European members of Parliaments show a ray of hope for eliminating child labour in cocoa farming
16 March 2012: In a major breakthrough, the Members of European Parliament on Wednesday March 14, 2012, gave consent by way of passing a resolution to renew the International Cocoa Agreement on production and trade, but took the opportunity to raise awareness of the problem of child labour in cocoa fields. Close on the heels of the reaction that was meted out for a Textile Protocol to the EU-Uzbekistan Partnership and Cooperation Agreement due to proof that forced child labour had been used in Uzbekistan's cotton fields, the MEPs had called for a ban on child labour in trade and the possible introduction of "child labour free" product labelling in the past. It is worth noting that EU consumes around 40% of world’s cocoa.
MEPs emphasized that further research is needed to provide verified statistical data on child labour and child trafficking in Western Africa. Many children work to help their families survive and not all this work should be classified as child labour. However, studies in Ghana and Côte d’Ivoire suggest that children working on cocoa farms are exposed to pesticides and some may have been trafficked, says the resolution.
MEPs urged the Commission to consider proposing a traceability mechanism to detect whether goods are produced by forced child labour. International Cocoa Agreement partners may also help to ensure traceability throughout the cocoa supply chain or introduce accredited, third-party-audited traceability for the cocoa supply chain, they claimed.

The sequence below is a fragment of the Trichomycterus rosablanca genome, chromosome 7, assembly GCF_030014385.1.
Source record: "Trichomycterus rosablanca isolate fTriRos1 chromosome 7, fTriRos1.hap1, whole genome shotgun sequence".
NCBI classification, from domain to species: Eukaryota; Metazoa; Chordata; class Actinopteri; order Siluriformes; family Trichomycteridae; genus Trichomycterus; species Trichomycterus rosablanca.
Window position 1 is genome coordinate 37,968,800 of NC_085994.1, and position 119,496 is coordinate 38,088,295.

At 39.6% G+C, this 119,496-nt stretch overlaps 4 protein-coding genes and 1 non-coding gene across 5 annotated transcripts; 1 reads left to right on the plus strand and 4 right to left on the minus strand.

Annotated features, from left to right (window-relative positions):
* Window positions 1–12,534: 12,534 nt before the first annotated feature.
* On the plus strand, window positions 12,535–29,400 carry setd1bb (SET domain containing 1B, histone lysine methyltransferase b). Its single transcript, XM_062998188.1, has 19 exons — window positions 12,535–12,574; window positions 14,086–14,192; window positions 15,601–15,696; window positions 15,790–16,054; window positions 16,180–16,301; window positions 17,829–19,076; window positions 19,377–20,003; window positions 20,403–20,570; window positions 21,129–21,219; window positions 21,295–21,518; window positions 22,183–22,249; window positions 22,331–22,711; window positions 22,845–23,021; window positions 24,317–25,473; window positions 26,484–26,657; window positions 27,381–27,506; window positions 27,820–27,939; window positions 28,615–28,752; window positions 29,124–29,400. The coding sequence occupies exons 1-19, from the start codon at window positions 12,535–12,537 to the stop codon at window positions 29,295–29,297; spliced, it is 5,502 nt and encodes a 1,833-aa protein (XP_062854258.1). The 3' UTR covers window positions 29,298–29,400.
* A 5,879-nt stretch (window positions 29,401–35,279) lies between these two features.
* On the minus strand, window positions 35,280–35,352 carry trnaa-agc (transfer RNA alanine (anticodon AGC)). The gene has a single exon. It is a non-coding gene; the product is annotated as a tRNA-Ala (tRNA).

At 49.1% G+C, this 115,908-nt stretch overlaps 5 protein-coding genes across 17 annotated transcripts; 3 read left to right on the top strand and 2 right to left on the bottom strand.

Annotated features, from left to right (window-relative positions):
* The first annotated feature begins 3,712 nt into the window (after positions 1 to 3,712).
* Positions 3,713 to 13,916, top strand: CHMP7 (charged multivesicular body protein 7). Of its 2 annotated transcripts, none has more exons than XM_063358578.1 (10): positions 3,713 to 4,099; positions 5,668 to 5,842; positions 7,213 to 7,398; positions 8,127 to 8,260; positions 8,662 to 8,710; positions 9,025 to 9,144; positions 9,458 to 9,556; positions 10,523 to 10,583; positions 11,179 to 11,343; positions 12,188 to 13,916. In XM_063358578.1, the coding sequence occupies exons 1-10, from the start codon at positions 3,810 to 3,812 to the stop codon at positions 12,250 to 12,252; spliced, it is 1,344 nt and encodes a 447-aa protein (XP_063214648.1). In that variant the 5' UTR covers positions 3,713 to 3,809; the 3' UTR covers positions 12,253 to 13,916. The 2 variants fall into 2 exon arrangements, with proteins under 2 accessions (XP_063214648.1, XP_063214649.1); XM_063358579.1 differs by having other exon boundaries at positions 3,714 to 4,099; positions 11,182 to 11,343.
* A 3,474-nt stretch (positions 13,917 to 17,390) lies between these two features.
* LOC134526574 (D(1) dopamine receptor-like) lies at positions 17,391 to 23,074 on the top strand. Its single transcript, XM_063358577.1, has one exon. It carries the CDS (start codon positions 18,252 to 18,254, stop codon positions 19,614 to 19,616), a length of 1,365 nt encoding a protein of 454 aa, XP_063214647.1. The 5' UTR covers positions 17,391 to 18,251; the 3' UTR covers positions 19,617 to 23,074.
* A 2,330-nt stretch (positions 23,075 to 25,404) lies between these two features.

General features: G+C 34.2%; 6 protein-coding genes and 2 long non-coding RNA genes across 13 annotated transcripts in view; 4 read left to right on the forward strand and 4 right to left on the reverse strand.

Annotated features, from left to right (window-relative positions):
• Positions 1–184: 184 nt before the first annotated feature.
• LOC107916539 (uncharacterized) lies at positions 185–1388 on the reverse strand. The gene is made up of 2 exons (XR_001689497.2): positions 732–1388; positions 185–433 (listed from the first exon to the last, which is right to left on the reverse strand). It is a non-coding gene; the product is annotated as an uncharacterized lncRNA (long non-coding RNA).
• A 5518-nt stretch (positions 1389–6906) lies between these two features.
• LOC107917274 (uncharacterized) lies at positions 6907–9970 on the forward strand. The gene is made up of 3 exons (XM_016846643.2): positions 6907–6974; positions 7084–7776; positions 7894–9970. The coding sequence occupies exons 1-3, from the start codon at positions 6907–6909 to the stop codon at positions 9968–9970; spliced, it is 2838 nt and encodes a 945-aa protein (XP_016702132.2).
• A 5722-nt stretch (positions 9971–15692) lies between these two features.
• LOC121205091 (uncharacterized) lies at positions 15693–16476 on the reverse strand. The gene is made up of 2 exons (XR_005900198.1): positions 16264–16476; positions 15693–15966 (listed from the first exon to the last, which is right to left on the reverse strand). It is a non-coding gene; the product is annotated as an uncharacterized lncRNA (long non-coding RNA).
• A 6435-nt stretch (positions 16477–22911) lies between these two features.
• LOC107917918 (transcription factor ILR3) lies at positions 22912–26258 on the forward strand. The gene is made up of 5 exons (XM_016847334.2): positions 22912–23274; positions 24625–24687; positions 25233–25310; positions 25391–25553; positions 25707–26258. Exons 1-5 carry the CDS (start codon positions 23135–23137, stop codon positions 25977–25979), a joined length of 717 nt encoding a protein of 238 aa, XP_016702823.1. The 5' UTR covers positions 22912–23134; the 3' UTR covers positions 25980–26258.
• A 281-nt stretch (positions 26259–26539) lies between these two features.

"Appalling numbers of children are engaged in hazardous activities on cocoa fields. The new International Cocoa Agreement will give us more instruments to address this issue but more needs to be done. All policymakers and stakeholders involved in cocoa production must live up to their responsibilities to eradicate child labour from cocoa production", said rapporteur Vital Moreira (SD, PT), in a debate with Development Commissioner Andris Piebalgs before the vote.
Expressing deep concern over the hazardous conditions under which children work on the cocoa farms in Ivory Coast and Ghana, Mr. Kailash Satyarthi, Chairperson, Global March Against Child Labour, “In spite a decade of focus and intervention to tackle child labour in cocoa farms in West Africa, we are not seeing the results we had hoped for.” Hundreds of thousands of children are trafficked into slavery and work in the cocoa fields at little or no wages are physically and sexually exploited. Handling of chemicals and prolonged exposure to pesticides make these children prone to incorrigible respiratory and dermatological diseases. Negligent and unassisted working with heavy farm equipments and sharp tools leave many children crippled for life. Looming political instability in Ivory Coast has further worsened the plight of child labourers.
Citing the findings of a research commissioned by Tulane University, Mr. Satyarthi said, “a staggering 1.8 million children aged 5 to 17 years work in cocoa farms of Ivory Coast and Ghana at the cost of their physical, emotional, cognitive and moral well being.” With about 40% children working in cocoa fields of Ivory Coast are not enrolled in schools and that only 5% of Ivorian children are paid for their work. UNICEF further estimates nearly 35,000* Ivorian children working on cocoa farms as victims of trafficking.
Mr. Satyarthi finally said that the renewal of International Cocoa and Production brings issue of child labour in cocoa farming central to the cocoa supply and value chain, but needs to be supplemented by coherent and collective approaches with all the key stakeholders.